she's a pretty little girl.


Letter to David

I.
A man sleeps outside my apartment door
Three days now.
He believes he once lived here with me
That his place is inside and not out
And so vigilates, calling me by the
Wrong name and waiting;
Speaking of old conflicts
Old fences that can surely be mended
Waiting for the door to open and to signify
That I have recognised him.

II.
In the tinted photograph, the one I still keep,
You and I sit on the second of four steps,
Slightly away from one another, but touching
At the hip. That was a hot day.
We were dressed for church, I held an Indian doll,
And the concrete smelled vaguely of the soles of shoes.
I had braids and you had a crew cut
We looked just like kids
And smiled into shapeless sunlight.

III.
While you were away, I sent you poems
Not to create mystery, but to cheer you up.
I doubted they would reach you,
Not certain there was mail on sinking ships.
For weeks you believed they were sent by your wife.
Inspired by the faithfulness of poetic confession
You avoided the eyes of whores in Singapore and Saigon.
I was in college and you were at war
I thought that you would know me
By the Williams poem asking forgiveness
For eating the plums.

IV.
You buried yourself in the unfenced backyards of tract houses.
You began telling our father's stories with cloying aptitude.
I have been meaning to congratulate you:
On the phone, you cannot be told apart.
Master of the delayed reaction,
You drink the same beer in the same bars, mixing Budweiser
With thorazine, stelazine, artane, cogentin.
And once, when you were on the golf course,
The sloping mound of dichondra became

A pile of bloody bodies under your feet-
Human bodies tangled in unspeakable intimacies.

V.
I have begun to suspect myself.
We have made careers of emotion.
Look, I mean to say
Insight is just fun for the moment.
It has no practical application.
You just need rules.
If your shooter is in the circle
Swap it with a cat's-eye or a three-toned molly.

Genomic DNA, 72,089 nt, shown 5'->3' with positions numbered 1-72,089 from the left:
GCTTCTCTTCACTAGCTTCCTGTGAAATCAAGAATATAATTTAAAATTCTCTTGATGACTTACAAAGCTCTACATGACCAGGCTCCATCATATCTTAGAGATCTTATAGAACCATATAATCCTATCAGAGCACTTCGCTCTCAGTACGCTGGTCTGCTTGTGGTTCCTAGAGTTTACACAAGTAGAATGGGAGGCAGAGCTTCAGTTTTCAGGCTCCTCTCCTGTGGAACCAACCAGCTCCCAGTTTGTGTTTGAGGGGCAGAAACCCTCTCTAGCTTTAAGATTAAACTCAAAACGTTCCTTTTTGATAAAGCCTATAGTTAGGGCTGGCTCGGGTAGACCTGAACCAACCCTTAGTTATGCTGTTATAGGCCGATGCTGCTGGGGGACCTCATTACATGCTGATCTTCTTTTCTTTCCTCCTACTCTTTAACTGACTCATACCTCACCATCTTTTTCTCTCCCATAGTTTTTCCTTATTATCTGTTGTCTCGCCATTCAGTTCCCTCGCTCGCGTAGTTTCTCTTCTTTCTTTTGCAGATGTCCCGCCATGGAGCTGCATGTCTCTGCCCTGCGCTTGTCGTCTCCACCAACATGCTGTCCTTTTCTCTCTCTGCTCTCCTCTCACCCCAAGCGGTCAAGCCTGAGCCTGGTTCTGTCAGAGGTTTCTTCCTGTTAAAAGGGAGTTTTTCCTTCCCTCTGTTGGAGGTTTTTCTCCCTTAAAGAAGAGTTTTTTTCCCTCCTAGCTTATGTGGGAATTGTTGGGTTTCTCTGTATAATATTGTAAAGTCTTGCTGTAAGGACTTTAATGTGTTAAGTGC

Don't call this sickness.
Don't suffer: there is no virtue in it.
I have been trying to tell you
That a man sleeps outside my apartment door
Three days now.
He believes he once lived here with me
That his place is inside and not out
He is waiting for the door to open and to signify
That I have recognised him.


Lament for a Young Son Who Fell From a Roof

My son's wrist bindings are white
I save them to help me with my fate
A pearl necklace was cut from me
Where is the beloved who searches for it?
A pearl necklace was cut from me
Where is the dear one who searches well?
My precious bracelet fell from the roof

Your mother searches, your father is helpless
I saw your father coming into the courtyard
My powerful amulet fell from me
I saw your father running into the courtyard
My powerful amulet fell into the well
I saw children playing with palm leaves,
wearing caps, heads shaven.
I saw children playing outside-
I covered my eyes and said, "God's will."
A row of children in the alley met me
I covered my eyes and said, "It hurts me."
Say God's name over him, O tomb's worm,
Say God's name over him when he rises and cries!
Say God's name, O short-tailed maggot,
Say God's name when he gets up at night!
Mother, look at the gravedigger lowering me.
My father walked away and left me.
Your white skin is like paper in candlelight.
Your beautiful face, praise its creator!
If I say, O my son, my heart is torn,
the dust weeps: YOUR BELOVED IS WITH US.
If I say, O my son, my guts are cut up,
the dust weeps: YOUR BELOVED IS AMONG US.
My children are the rings for my hands,
the silver kohlstick for my eyes-
Children are beautiful, their bodies beautiful.
Happy mother who lives for them,
I search for you in all corners.
I tell myself that they were here,
they were three, and where is the third?
The evil eye possessed you
When you fell you said, "O master,
O pardon O Lord I am only a young boy."


(Transcribed and translated from Arabic by Susan Slyomovics, from a lament by Fathiyya Mahdi; collected in Luxor, Upper Egypt by Jamal Zaki Al-Hajjaji.)

Originally published in the September/ October 1993 issue of Boston Review

Originally published in the June-August 1993 issue of Boston Review



Copyright Boston Review, 1993–2005. All rights reserved. Please do not reproduce without permission.